This is a central component of the CLIL package. David Graddol said something similar too, in his book English Next, when he talked about the world now viewing English not so much as a language but as a core skill. This is a crucial observation, and it lies at the heart of the educational and social change that has taken place since the development of the Internet and the parallel growth of globalisation. As English becomes an essential add-on to any curricular programme around the world, it is moving into a position where it becomes a subject that pupils learn in order to do something else.
So, how should we approach grammar instruction in a CLIL framework?
- Let students infer key grammar structures while you are scaffolding and aiding when necessary;
- Revise, recycle, and model grammar structures often;
- Present authentic materials, such as newspaper articles or documentary clips that use the grammar while also teaching something related to a subject;
- Make sure that the meaning is clear;
- Let students practice the rule in parallel contexts;
- Let students improvise and create new sentences using the target language.
Why does CLIL matter?
“CLIL is about using languages to learn… It is about installing a ‘hunger to learn’ in the student. It gives opportunity for him/her to think about and develop how s/he communicates in general, even in the first language”.
(Marsh, Marsland & Stenberg, 2001)
Does CLIL install a ‘hunger to learn’ as Marsh et al claim? We can examine this in subsequent articles, but for now, why does CLIL motivate more than other conventional approaches?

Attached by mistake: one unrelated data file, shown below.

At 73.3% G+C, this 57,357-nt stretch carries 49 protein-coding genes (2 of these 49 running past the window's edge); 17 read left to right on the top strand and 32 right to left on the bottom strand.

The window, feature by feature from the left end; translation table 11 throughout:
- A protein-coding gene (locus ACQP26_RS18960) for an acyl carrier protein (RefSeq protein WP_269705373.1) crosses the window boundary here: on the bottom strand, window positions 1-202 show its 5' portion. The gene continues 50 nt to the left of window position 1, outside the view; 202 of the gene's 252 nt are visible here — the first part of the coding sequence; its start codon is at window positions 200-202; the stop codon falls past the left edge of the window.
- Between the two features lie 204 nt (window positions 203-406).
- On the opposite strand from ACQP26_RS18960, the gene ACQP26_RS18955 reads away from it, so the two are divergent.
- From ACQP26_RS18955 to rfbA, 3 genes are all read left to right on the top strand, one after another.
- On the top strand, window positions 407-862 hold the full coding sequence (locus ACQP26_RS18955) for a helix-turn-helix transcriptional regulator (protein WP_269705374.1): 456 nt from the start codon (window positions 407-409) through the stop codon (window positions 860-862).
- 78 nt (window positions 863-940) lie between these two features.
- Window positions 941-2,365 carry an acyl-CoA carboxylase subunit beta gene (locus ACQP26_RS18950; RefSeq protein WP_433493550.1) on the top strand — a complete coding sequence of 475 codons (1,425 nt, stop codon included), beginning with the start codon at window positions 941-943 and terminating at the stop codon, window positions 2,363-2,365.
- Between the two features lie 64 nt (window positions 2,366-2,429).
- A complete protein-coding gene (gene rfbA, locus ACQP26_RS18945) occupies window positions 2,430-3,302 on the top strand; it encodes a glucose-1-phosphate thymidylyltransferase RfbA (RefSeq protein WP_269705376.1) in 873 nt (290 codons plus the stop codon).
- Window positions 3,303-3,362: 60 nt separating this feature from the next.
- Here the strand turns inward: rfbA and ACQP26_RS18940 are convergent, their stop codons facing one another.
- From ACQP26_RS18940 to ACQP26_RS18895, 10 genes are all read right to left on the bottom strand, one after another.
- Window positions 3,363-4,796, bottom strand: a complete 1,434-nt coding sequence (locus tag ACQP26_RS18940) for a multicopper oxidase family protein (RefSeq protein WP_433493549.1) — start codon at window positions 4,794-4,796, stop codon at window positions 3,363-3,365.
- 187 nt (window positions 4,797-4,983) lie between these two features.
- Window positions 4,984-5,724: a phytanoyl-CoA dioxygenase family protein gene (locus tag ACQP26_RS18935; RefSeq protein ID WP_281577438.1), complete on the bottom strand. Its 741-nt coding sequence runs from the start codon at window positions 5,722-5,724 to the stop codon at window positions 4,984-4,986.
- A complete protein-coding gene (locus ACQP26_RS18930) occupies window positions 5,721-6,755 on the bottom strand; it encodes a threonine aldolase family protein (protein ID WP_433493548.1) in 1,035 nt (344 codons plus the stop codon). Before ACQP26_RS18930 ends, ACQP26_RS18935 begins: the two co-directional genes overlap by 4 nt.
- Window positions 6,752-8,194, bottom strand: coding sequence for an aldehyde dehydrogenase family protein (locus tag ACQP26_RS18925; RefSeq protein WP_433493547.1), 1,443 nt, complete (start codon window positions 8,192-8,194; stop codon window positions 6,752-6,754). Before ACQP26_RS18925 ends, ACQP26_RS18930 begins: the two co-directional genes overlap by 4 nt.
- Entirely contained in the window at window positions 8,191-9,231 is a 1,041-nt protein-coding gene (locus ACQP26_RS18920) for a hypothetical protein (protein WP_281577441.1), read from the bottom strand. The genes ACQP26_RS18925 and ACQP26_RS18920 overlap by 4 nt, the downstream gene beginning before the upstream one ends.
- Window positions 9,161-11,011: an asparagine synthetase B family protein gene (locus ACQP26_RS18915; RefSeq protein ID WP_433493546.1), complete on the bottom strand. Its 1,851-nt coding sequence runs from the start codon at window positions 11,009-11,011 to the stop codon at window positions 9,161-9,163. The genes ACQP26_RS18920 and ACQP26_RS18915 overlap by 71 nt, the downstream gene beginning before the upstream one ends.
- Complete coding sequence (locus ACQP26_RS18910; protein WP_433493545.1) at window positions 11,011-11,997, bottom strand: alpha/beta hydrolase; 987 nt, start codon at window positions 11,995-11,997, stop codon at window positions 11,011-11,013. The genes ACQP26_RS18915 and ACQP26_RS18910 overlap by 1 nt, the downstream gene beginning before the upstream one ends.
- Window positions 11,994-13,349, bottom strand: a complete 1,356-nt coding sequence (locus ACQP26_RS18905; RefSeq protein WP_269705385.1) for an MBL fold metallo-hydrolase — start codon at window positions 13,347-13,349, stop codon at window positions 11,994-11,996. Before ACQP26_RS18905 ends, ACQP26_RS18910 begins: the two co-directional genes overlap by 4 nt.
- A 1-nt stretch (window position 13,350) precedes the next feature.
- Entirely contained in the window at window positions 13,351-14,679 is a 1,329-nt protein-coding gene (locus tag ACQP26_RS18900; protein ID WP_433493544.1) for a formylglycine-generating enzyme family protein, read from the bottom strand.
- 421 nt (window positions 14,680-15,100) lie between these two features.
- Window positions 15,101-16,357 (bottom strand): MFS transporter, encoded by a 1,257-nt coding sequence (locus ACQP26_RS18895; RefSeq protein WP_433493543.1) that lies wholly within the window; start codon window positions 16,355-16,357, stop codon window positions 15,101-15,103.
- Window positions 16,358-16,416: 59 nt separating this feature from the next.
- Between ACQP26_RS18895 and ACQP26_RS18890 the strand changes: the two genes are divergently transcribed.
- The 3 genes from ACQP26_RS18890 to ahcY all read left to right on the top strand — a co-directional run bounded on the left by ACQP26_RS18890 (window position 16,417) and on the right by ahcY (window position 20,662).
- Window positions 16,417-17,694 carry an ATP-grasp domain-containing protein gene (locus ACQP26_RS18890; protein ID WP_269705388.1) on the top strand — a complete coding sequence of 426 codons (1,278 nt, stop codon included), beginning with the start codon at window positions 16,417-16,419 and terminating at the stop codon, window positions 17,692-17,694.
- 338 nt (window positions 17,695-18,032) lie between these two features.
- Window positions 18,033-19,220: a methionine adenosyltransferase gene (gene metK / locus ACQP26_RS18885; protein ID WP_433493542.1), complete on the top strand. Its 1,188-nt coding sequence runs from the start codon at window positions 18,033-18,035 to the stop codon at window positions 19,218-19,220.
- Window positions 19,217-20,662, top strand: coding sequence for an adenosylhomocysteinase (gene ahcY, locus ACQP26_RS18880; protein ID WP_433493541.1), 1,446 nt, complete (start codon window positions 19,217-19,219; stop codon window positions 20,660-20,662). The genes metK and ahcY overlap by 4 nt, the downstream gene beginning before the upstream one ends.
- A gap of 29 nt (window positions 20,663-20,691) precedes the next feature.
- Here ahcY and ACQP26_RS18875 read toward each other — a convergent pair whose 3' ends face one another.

- It provides reasons for learning and improving the foreign language level, because the understanding of the subject content is compulsory.
- It focuses on and assesses the subject content, so the learner is not being assessed on his/her mastery of the Past Simple (for example) but rather his/her ability to use it in the appropriate places.
- It gives students a feeling of real achievement. They are coping with, and talking and writing about, complex material in the foreign language.
Find your CLIL resources!
4Minds, our new series for CEFR levels A1- B2+/C1, includes CLIL sections on PSHE, Citizenship, Maths, Science, History, and many more!
i Wonder is a six-level series that teaches English alongside other school subjects and brings all the wonderful elements of the real world into the language classroom.
Hashtag English, our four-level course for learners at CEFR Levels A1-B1, consists of 30 units that explore current, cross-curricular topics.